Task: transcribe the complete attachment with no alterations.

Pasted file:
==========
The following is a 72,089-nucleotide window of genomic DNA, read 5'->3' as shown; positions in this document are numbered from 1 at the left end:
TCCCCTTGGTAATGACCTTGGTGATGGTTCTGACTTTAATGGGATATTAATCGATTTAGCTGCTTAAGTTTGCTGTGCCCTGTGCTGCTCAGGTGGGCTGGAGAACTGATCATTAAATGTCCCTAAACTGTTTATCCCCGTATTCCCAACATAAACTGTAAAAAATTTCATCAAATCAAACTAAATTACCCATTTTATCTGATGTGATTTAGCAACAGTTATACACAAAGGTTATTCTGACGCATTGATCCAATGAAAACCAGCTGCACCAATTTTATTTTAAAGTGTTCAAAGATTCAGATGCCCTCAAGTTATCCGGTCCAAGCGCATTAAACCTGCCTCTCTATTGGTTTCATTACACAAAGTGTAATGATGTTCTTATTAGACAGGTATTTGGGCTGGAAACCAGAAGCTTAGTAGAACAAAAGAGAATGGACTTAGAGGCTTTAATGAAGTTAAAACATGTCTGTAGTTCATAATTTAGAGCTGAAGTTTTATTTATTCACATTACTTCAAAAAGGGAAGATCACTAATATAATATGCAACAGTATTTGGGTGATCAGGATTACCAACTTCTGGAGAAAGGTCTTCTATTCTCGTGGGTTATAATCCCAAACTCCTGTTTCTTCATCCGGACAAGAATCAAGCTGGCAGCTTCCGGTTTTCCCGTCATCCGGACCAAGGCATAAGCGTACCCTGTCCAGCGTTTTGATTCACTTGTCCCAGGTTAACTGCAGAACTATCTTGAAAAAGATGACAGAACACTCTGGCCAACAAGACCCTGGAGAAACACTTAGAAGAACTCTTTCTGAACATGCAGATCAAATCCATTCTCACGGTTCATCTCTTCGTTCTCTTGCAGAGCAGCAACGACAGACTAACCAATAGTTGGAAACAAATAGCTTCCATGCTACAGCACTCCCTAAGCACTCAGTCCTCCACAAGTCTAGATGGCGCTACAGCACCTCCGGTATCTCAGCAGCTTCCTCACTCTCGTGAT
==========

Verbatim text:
The following is a 72,089-nucleotide window of genomic DNA, read 5'->3' as shown; positions in this document are numbered from 1 at the left end:
TCCCCTTGGTAATGACCTTGGTGATGGTTCTGACTTTAATGGGATATTAATCGATTTAGCTGCTTAAGTTTGCTGTGCCCTGTGCTGCTCAGGTGGGCTGGAGAACTGATCATTAAATGTCCCTAAACTGTTTATCCCCGTATTCCCAACATAAACTGTAAAAAATTTCATCAAATCAAACTAAATTACCCATTTTATCTGATGTGATTTAGCAACAGTTATACACAAAGGTTATTCTGACGCATTGATCCAATGAAAACCAGCTGCACCAATTTTATTTTAAAGTGTTCAAAGATTCAGATGCCCTCAAGTTATCCGGTCCAAGCGCATTAAACCTGCCTCTCTATTGGTTTCATTACACAAAGTGTAATGATGTTCTTATTAGACAGGTATTTGGGCTGGAAACCAGAAGCTTAGTAGAACAAAAGAGAATGGACTTAGAGGCTTTAATGAAGTTAAAACATGTCTGTAGTTCATAATTTAGAGCTGAAGTTTTATTTATTCACATTACTTCAAAAAGGGAAGATCACTAATATAATATGCAACAGTATTTGGGTGATCAGGATTACCAACTTCTGGAGAAAGGTCTTCTATTCTCGTGGGTTATAATCCCAAACTCCTGTTTCTTCATCCGGACAAGAATCAAGCTGGCAGCTTCCGGTTTTCCCGTCATCCGGACCAAGGCATAAGCGTACCCTGTCCAGCGTTTTGATTCACTTGTCCCAGGTTAACTGCAGAACTATCTTGAAAAAGATGACAGAACACTCTGGCCAACAAGACCCTGGAGAAACACTTAGAAGAACTCTTTCTGAACATGCAGATCAAATCCATTCTCACGGTTCATCTCTTCGTTCTCTTGCAGAGCAGCAACGACAGACTAACCAATAGTTGGAAACAAATAGCTTCCATGCTACAGCACTCCCTAAGCACTCAGTCCTCCACAAGTCTAGATGGCGCTACAGCACCTCCGGTATCTCAGCAGCTTCCTCACTCTCGTGAT